The purpose of the present study is to compare three types of correctional facilities within the province of Saskatchewan (i.e., Provincial Jails, Community Training Residences, and the Aboriginal Spiritual Healing Lodge) in terms of their specific impact on offender's perceptions and level of adaptation. Specifically, offenders residing in the three types of facilities were asked to participate in a structured interview that addressed six basic factors related to positive adaptation: environment, sense of community, cultural awareness, educational/vocational training, spirituality, and psychological impact. It was hypothesized that offenders housed in the Healing Lodge, where the focus is on traditional Aboriginal cultural and spiritual teachings, should report the most positive experiences. In addition, it was hypothesized that both Aboriginal and non-Aboriginal offenders would perceive the Provincial Jail to be the least positive with regard to aiding in successful adaptation. As hypothesized, results indicate that the Healing Lodge and the Community Training Residences are perceived as being significantly more positive than Provincial Jail on a number of dimensions related to positive environmental adaptation. The implications of these findings are discussed with regard to their relationship to the development of more effective correctional environments.
Researchers have suggested that prolonged exposure to traditional control-limiting correctional environments may result in adverse physical and psychological reactions in individuals, especially with their ability to successfully adapt (see e.g., Haney, Banks, & Zimbardo, 1973; Haney & Zimbardo, 1998). It has been suggested that this adverse impact may be due to the fact that administrators and staff within traditional correctional environments typically focus on keeping offenders in custody, maintaining order, control, and discipline (Toch, 1977). Given this focus, other goals such as providing rehabilitative programming, counselling, and health care are often allocated to a secondary position when staff members are faced with security issues (Haney & Zimbardo, 1998). Subsequently, it may be argued that, within the confines of a traditional correctional environment, the special needs of individual offenders are often secondary to the main goal of maintaining safety and security.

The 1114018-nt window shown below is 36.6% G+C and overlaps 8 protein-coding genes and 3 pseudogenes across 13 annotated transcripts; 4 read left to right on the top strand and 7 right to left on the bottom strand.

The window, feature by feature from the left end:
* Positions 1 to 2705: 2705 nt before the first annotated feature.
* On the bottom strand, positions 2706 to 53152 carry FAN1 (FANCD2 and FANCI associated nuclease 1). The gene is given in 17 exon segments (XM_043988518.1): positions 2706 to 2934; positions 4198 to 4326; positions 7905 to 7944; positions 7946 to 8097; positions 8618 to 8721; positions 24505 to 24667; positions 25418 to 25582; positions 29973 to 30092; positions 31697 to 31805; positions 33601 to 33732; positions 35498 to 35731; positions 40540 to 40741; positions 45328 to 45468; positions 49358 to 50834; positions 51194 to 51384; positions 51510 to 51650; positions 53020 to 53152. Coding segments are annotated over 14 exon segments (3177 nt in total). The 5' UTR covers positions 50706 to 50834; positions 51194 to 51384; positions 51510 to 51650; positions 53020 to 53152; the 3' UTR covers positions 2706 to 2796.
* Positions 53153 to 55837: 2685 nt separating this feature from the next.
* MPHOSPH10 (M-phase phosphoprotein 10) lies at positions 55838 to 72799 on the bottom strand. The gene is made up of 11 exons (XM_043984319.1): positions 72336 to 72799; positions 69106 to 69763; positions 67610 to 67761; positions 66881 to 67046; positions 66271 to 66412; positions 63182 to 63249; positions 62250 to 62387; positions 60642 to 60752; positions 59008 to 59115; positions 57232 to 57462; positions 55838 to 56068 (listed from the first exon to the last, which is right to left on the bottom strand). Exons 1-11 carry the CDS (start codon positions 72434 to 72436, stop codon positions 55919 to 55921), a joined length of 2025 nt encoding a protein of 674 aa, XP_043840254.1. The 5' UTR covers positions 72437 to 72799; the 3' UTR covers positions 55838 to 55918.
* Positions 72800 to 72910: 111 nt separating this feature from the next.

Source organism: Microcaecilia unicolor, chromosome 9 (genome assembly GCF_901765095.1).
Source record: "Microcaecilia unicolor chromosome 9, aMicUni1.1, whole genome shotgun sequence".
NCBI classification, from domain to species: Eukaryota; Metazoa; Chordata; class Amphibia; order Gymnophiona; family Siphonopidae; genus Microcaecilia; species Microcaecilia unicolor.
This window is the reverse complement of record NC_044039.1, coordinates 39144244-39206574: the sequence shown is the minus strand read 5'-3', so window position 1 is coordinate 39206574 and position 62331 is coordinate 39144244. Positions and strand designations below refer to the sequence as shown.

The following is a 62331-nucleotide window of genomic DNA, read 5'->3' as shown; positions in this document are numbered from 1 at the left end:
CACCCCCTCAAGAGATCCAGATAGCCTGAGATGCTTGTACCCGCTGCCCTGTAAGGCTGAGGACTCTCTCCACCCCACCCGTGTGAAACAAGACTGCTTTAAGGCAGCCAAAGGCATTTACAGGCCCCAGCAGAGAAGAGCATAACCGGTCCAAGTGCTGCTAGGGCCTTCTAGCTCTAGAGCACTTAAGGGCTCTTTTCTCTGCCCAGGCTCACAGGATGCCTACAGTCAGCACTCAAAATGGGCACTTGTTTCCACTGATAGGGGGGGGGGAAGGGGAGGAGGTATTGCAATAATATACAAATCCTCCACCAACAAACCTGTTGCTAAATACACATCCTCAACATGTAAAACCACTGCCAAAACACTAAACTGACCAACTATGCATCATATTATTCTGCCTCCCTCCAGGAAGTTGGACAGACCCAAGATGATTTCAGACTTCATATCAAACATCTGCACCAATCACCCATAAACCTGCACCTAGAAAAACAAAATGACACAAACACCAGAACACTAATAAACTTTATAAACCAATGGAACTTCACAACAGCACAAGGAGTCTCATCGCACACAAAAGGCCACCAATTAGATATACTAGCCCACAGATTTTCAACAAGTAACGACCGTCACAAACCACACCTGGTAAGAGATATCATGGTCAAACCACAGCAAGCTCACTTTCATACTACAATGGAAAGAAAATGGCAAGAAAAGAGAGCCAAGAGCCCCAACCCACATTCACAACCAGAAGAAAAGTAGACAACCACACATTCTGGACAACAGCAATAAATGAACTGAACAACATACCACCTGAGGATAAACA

In addition to the above, it has been suggested that the level of behavioural adaptation and degree of assimilation experienced by offenders is often dependent upon the type of correctional environment in which they are placed (Schmid & Jones, 1993). Zamble and Porporino (1988), for example, argue that the ability to successfully adapt and assimilate may result in more positive outcomes for offenders, and that this ability may be heavily influenced by the type of correctional environment the offender resides in. This idea is evidenced by Pugh (1994, p. 985) who suggests that, "[i]t may be that correctional systems which provide incentives and opportunities for offenders to earn release and other privileges work best toward enhancing successful adaptation both in and out of prison".
Clearly, each correctional facility provides a unique experience based on interactions between offenders and staff, interactions among offenders, and the physical properties of the facility. Given the above, it may be argued that this unique atmosphere may have a considerable influence on the perceptions and experiences of the offenders residing there. Further, it may be suggested that the underlying group dynamics within each facility are directly related to whether this atmosphere exerts a positive or negative influence on each offender's experience of incarceration (Achtenberg, 2000).
The above research is particularly noteworthy given the recent Canadian correctional legislation embracing the principle of utilizing the least restrictive measures of confinement for reasons of fairness, practicality, and economy (Luciani, 2001). …